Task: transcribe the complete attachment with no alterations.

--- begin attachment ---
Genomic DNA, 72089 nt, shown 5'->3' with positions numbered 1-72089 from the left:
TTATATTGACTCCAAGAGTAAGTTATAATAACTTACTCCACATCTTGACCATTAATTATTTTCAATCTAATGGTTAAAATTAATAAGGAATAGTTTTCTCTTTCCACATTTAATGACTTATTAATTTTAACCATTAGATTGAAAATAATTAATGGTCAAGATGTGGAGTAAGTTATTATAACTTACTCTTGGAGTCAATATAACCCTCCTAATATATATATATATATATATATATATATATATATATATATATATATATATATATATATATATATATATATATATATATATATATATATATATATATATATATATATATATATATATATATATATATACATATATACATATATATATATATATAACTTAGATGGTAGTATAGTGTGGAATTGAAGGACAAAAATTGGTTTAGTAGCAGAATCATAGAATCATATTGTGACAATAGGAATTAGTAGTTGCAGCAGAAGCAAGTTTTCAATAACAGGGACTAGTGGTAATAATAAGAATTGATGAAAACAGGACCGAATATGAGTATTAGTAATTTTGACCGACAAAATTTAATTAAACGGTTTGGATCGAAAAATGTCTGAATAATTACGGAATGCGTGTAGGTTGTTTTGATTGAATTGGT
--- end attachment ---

Genomic DNA, 72089 nt, shown 5'->3' with positions numbered 1-72089 from the left:
TTATATTGACTCCAAGAGTAAGTTATAATAACTTACTCCACATCTTGACCATTAATTATTTTCAATCTAATGGTTAAAATTAATAAGGAATAGTTTTCTCTTTCCACATTTAATGACTTATTAATTTTAACCATTAGATTGAAAATAATTAATGGTCAAGATGTGGAGTAAGTTATTATAACTTACTCTTGGAGTCAATATAACCCTCCTAATATATATATATATATATATATATATATATATATATATATATATATATATATATATATATATATATATATATATATATATATATATATATATATATATATATATATATATATATATATATATATATACATATATACATATATATATATATATAACTTAGATGGTAGTATAGTGTGGAATTGAAGGACAAAAATTGGTTTAGTAGCAGAATCATAGAATCATATTGTGACAATAGGAATTAGTAGTTGCAGCAGAAGCAAGTTTTCAATAACAGGGACTAGTGGTAATAATAAGAATTGATGAAAACAGGACCGAATATGAGTATTAGTAATTTTGACCGACAAAATTTAATTAAACGGTTTGGATCGAAAAATGTCTGAATAATTACGGAATGCGTGTAGGTTGTTTTGATTGAATTGGT